For Megan Osborne, the curator for the A-Z Treasures of Collection exhibit, there’s no difference between a fine painting and a fine piece of clothing.
The exhibit, which opened Aug. 24 and will be on display in the CSU Avenir museum for the next five months, features two items of clothing that represent each letter of the alphabet (one for both the upper- and lower-case).
“Fashion is wearable art. It has the same design process and construction as any other artform. It’s an art where the medium is cloth,” Osborne said.
This philosophy shows in the arrangement of the display, which features pieces from the 18th century to the 20th. Putting the exhibition together was “definitely a process,” said Osborne.
“What we have now is the final iteration of many, which is meant to be appealing, but interesting,” she said.
Dr. Susan Torntore, the usual curator, said, “The theme is really the ABCs, with something to represent each of the 26 letters. The uppercase are all fashion pieces and historical pieces, and the lowercase are accessories.”
Discussing the inspiration for the show, Osborne said, “I started with ‘P,’”— a gold and red piece with the near-androgynous, low waist of a 1920’s flapper dress and the pannier waist of an 18th century French dress—“which is one of my favorites, and I developed a show for ‘P’ to be a part of.”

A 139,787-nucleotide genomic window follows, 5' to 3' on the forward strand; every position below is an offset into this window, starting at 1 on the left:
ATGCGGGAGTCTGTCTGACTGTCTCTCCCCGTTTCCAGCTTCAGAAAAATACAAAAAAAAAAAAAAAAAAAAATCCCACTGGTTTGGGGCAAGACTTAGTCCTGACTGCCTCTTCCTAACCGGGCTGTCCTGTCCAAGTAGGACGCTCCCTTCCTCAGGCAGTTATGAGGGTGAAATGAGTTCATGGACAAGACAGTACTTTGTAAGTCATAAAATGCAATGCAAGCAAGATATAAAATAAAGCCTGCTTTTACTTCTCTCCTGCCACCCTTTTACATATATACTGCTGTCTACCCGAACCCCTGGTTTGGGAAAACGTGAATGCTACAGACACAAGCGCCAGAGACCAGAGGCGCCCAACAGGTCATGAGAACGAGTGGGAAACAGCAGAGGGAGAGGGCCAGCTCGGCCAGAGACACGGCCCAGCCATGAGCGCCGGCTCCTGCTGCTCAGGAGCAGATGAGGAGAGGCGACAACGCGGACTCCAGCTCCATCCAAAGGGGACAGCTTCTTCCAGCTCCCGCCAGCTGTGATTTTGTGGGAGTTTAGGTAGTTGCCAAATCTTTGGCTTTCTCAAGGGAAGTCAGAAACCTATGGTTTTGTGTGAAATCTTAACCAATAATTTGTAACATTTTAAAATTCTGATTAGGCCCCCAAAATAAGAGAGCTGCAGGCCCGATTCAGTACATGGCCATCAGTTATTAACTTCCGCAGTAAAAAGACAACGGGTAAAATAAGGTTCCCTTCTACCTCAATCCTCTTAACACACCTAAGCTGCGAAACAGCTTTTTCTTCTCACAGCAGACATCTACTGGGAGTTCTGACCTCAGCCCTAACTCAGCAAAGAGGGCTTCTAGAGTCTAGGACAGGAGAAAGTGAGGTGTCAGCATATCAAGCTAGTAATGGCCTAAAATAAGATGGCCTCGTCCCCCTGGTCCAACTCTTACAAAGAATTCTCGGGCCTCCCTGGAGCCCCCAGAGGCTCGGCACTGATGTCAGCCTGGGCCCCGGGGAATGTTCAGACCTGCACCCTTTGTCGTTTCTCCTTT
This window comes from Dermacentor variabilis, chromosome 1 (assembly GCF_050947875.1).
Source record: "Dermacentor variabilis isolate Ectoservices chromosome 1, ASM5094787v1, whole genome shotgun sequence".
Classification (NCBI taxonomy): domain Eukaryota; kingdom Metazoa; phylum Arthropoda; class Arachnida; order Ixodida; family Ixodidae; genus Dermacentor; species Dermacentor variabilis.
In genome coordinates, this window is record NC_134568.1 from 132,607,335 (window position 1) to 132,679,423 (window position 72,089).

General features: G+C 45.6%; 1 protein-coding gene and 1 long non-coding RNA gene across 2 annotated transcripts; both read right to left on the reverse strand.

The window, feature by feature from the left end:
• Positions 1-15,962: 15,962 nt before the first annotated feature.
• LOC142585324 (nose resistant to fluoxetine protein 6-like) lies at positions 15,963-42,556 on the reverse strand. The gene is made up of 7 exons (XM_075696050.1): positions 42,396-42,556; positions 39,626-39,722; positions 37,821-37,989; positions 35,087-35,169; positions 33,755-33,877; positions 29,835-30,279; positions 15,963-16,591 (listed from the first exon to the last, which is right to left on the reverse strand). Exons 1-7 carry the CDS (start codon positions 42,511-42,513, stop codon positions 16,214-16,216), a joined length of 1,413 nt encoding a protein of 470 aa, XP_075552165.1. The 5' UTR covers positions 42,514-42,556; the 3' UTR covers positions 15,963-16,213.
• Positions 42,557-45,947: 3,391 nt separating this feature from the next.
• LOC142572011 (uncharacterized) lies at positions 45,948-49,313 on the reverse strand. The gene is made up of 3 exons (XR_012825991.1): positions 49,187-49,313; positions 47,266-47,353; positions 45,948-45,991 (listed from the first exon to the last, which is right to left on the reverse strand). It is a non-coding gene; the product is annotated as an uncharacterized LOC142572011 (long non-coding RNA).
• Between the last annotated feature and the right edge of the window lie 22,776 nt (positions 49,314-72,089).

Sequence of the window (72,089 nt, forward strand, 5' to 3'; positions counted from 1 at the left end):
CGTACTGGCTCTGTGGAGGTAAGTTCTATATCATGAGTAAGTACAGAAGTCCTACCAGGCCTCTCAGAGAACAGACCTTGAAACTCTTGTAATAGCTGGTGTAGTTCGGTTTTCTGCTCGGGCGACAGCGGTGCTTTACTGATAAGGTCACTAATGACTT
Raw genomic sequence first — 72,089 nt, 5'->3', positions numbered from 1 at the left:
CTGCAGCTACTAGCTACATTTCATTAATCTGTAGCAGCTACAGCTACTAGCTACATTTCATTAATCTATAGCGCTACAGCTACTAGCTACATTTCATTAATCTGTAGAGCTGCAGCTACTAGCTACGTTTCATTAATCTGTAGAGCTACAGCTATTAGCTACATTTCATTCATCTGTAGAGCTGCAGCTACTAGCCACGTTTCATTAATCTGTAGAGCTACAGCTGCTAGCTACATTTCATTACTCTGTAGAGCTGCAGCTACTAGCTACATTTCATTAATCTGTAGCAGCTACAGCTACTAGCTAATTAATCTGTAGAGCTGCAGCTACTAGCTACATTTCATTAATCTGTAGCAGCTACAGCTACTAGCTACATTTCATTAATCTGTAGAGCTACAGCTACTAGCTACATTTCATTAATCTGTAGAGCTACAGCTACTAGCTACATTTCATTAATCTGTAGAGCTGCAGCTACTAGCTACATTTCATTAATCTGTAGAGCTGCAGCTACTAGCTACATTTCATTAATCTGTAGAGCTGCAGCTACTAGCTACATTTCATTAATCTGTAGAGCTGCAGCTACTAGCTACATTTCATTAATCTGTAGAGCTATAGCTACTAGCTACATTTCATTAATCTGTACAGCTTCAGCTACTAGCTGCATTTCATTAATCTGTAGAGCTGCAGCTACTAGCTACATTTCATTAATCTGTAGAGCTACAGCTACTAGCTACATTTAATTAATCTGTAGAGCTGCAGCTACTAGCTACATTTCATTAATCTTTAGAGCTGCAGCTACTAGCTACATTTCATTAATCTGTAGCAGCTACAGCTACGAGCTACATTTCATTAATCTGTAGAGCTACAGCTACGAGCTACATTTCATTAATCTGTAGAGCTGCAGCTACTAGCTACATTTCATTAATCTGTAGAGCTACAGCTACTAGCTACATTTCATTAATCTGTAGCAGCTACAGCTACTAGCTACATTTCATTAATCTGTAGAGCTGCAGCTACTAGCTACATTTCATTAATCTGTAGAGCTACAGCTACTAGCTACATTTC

“These are all pieces that could never be displayed otherwise,” explained Dr. Torntore.
Many of the articles — “P” included — lack accompanying items or were unique for their time, making it impractical to devise a show to display them.
“It’s an amazing new way to look at them, putting old pieces and more contemporary pieces together in juxtaposition,” Dr. Torntore said.
“The rest of the show came from a children’s book, and I expanded on that idea,” Osborne said. “[I found] things that went together, and there are some new pieces and some old ones.”
“We had a variety of donors, and we have pieces from lots of different time periods,” Osborne said. “I put together something visually fun for each letter.”
“It’s a little different,” she continued. “I didn’t want ‘B’ to be for ‘bustle,’ since that’s to be expected, so instead I had the bustle dress under ‘A’ for its asymmetrical design.”
For anyone who’s wondering, “B” is a bubble dress.
While the dresses and coats lining the walls certainly catch the eye, the drawers in the back of the room hold items of interest as well.
“There are accessories, technology, all kinds of beautiful objects,” said Dr. Torntore. These objects include, but aren’t limited to, an Aggie letter sweater, men’s collars, darning eggs, and beaded bags.
For more information, readers can go to news.colostate.edu.
Reporter Emily Kribs can be reached at firstname.lastname@example.org.